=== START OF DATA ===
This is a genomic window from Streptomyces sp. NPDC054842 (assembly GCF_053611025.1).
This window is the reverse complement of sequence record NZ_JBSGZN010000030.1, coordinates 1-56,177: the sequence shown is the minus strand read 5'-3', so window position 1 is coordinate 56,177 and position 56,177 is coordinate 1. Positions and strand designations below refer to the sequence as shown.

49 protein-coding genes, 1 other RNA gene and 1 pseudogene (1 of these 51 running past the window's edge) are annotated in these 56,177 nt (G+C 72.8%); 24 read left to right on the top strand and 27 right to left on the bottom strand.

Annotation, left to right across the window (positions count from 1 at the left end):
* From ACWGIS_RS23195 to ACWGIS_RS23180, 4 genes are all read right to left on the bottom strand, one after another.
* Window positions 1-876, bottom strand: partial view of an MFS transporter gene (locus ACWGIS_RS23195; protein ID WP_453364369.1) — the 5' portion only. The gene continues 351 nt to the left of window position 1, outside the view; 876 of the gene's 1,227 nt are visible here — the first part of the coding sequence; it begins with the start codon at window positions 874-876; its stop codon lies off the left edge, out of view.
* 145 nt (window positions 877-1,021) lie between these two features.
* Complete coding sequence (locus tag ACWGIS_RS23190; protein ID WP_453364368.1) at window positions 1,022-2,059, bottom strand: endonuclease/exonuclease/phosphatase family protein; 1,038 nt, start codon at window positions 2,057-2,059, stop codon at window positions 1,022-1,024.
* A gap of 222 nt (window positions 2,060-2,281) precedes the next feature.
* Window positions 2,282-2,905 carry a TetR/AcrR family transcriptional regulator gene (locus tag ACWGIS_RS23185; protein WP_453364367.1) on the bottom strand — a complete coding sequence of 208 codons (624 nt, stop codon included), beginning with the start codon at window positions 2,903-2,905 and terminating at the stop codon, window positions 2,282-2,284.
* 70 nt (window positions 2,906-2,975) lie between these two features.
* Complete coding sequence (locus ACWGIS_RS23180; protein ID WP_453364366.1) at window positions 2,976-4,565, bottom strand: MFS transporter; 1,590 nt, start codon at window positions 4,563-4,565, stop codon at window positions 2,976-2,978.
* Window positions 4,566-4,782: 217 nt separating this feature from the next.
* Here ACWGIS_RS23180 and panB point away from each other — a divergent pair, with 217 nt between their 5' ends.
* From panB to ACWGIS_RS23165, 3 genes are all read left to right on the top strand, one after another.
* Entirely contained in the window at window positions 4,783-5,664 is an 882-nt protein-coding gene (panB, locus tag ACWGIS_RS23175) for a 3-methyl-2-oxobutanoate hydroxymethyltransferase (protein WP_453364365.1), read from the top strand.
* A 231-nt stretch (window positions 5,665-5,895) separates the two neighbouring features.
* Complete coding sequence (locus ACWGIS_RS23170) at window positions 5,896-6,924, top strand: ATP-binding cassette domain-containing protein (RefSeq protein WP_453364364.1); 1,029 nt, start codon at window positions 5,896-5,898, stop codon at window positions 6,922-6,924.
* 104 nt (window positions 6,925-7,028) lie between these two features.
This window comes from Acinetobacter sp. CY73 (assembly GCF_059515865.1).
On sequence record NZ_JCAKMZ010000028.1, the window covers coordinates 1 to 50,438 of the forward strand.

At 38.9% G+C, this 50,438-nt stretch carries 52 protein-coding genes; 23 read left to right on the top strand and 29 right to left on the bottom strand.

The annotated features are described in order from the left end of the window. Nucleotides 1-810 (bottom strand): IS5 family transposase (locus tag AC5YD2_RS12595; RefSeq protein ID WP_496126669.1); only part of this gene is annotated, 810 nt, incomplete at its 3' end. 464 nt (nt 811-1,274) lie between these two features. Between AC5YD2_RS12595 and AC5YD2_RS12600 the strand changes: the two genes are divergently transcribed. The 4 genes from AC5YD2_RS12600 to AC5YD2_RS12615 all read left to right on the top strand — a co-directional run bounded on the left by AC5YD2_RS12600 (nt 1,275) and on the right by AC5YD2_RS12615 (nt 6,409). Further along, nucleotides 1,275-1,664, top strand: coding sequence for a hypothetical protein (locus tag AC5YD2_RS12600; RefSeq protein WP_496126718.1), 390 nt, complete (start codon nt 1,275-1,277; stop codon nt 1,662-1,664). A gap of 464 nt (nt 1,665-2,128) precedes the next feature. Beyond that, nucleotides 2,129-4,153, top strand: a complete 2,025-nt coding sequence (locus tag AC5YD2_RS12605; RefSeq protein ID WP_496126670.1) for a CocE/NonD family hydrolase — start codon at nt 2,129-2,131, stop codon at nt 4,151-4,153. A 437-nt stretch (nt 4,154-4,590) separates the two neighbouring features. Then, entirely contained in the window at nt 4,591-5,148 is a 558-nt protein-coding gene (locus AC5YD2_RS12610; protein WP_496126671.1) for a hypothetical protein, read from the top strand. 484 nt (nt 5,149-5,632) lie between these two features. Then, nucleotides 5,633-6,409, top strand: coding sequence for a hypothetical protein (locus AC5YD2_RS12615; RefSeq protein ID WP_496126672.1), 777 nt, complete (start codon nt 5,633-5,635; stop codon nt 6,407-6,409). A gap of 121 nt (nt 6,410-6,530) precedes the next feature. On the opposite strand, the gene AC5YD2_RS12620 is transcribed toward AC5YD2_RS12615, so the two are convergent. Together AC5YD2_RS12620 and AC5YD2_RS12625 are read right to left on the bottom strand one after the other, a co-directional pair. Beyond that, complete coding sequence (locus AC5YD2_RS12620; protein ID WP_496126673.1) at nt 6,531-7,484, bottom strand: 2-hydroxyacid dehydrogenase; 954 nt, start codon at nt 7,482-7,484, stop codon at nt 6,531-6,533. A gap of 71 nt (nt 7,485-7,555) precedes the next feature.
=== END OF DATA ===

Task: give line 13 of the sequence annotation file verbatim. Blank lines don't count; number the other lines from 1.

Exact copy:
* Window positions 4,566-4,782: 217 nt separating this feature from the next.